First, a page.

The Enid News and Eagle, Enid, OK

Progress 2013

February 23, 2013

At your service

Health care facilities in Enid are out to prove ‘nursing home’ is an obsolete term these days

ENID, Okla. — Negative images that form in the mind at the words “nursing home” have been dissipating over the last decade, but the transition away from an institutional feel is far from finished.

“Nursing home. That term is considered obsolete. There are very few regular nursing home facilities anymore,” said Samantha Wegmiller, RN, BSN, NHA. Wegmiller is health care administrator for The Commons in Enid.

The Commons

The Commons provides “aging services,” said Wegmiller, and the residents of The Commons and places like it are making decisions to move to such a facility before they are in need of assistance.

“They choose to come in as independent living individuals, and they just move through the tiers,” she said.

There often is a certain level a trauma when an aging citizen is forced to leave his or her home because of a need for care. That is why many are choosing to make the decision early, while they still are independent. Those citizens can make their home in a facility that offers aging services and never have to transition again.

Some would rather not live in an independent living facility, and places like The Commons recognize that. Rehabilitation services are offered for those who want to stay long enough to be able to get well and return home.

“We have rehab for people going back home,” said Wegmiller. “That’s when you see (the system) really work.”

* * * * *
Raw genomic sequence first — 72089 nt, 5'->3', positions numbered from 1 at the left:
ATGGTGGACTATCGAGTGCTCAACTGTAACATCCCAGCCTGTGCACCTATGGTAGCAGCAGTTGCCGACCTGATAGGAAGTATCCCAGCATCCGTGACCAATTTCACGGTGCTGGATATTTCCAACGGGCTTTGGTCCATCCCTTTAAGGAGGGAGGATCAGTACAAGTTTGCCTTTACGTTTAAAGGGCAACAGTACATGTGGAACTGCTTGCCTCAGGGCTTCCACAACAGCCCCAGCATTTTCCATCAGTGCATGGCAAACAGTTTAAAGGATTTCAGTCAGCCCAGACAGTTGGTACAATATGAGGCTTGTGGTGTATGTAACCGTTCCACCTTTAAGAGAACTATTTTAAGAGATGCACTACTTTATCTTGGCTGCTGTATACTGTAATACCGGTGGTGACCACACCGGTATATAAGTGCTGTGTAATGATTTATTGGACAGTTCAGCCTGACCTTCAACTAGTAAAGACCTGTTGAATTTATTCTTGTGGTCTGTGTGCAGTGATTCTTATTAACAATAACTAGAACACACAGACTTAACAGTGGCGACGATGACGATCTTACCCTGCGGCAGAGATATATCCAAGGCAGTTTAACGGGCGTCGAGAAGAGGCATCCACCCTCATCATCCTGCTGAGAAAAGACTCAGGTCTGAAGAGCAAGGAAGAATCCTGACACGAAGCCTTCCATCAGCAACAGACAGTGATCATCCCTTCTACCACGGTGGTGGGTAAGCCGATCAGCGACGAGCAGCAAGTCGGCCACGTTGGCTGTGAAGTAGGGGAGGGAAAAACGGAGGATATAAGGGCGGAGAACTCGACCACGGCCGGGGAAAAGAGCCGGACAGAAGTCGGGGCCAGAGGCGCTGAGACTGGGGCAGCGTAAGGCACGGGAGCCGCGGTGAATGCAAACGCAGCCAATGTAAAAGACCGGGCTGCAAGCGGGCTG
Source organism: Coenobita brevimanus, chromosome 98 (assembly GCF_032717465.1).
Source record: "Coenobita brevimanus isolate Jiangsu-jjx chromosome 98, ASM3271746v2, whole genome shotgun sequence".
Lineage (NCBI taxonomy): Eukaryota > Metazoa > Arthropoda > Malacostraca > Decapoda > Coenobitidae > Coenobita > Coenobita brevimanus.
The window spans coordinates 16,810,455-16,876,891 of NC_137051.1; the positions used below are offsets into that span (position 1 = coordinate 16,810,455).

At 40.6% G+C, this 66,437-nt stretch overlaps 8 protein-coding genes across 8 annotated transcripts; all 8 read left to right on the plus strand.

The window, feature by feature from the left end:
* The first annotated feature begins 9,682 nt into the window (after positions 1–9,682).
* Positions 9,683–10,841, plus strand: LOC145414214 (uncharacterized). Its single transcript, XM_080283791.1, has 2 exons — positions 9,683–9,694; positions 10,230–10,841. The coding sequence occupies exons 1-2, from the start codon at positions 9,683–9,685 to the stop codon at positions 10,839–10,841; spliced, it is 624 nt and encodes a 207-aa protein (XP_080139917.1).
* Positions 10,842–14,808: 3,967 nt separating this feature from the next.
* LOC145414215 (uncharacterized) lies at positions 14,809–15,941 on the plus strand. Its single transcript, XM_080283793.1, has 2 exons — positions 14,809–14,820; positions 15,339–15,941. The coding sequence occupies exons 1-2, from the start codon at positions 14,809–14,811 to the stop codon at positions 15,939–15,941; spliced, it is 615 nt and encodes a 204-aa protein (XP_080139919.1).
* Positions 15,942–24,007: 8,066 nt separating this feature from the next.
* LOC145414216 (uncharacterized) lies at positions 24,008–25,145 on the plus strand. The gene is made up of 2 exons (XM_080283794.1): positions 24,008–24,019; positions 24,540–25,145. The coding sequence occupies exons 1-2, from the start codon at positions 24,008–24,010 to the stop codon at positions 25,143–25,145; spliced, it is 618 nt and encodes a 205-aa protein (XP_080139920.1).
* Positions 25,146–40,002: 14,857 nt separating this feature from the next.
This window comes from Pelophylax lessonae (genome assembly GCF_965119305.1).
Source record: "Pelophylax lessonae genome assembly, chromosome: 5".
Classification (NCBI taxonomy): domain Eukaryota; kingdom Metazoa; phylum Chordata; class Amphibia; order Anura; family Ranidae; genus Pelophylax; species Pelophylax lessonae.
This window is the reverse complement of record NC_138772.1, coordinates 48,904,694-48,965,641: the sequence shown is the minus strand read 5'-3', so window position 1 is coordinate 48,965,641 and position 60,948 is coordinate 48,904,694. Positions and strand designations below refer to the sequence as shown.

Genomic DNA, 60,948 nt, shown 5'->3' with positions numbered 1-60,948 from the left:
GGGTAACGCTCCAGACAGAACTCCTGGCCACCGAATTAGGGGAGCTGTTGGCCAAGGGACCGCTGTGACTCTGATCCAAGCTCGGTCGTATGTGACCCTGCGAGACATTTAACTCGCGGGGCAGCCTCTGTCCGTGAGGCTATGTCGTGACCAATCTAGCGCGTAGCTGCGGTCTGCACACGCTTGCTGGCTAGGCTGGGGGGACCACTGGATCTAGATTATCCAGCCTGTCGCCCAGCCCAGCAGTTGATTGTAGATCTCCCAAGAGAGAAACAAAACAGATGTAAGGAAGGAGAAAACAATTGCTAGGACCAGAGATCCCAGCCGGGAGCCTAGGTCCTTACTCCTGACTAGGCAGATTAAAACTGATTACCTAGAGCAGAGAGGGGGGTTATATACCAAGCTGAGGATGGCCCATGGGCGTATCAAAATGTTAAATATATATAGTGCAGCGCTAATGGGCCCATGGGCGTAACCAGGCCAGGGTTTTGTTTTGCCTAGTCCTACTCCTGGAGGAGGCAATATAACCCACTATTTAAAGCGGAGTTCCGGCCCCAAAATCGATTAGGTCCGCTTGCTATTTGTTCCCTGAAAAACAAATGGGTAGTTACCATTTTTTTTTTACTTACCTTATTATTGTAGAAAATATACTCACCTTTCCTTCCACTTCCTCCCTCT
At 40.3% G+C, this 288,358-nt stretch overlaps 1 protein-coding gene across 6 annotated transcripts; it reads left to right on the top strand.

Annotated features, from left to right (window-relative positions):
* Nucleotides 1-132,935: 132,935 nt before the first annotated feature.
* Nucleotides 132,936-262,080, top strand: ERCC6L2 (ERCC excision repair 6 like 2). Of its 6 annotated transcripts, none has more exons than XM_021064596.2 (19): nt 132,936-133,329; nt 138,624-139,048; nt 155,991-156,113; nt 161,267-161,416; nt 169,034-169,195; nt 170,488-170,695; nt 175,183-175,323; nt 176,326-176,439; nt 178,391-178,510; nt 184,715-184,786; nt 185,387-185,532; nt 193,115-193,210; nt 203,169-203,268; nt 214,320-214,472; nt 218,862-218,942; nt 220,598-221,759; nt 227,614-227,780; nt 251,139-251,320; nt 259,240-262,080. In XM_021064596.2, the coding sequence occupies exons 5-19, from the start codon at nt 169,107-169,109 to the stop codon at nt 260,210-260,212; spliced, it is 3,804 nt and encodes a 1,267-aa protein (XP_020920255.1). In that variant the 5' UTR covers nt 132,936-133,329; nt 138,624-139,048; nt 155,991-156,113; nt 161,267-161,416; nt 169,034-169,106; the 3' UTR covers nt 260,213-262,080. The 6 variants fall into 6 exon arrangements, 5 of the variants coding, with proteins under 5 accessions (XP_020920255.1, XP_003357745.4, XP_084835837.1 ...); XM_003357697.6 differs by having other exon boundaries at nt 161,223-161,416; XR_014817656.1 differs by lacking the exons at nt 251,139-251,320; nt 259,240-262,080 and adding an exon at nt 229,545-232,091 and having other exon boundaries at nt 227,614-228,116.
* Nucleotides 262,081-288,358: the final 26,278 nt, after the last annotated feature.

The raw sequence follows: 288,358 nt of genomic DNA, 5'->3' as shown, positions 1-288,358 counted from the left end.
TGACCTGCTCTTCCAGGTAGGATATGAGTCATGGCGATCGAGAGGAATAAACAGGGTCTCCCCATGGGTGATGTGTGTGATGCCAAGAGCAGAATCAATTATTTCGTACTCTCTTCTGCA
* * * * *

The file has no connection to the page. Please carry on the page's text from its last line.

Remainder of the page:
In addition to the different levels of service offered, The Commons and other facilities offer a different atmosphere than what was once normal for nursing homes.

“It is a hotel-style feel,” said Wegmiller.

The Commons offers spa service, complete with  whirlpool, hair and nail services and light massage. They also have a gym residents may use for exercising, numerous activities for the residents and they serve meals “a la carte” 7:30 a.m. to 7:30 p.m.

“There is no tray line service anymore,” said Wegmiller.

The goal of the new aging services philosophy is to increase quality of life rather than let it diminish.

“It really is just delivering a set of services where it is no longer a nursing home feel, not institutional.”

And the changes are just beginning.

“It’s going to look different tomorrow in our business than it does today,” Wegmiller said. “It’s rapidly changing and that’s what’s exciting.”

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Progress 2013
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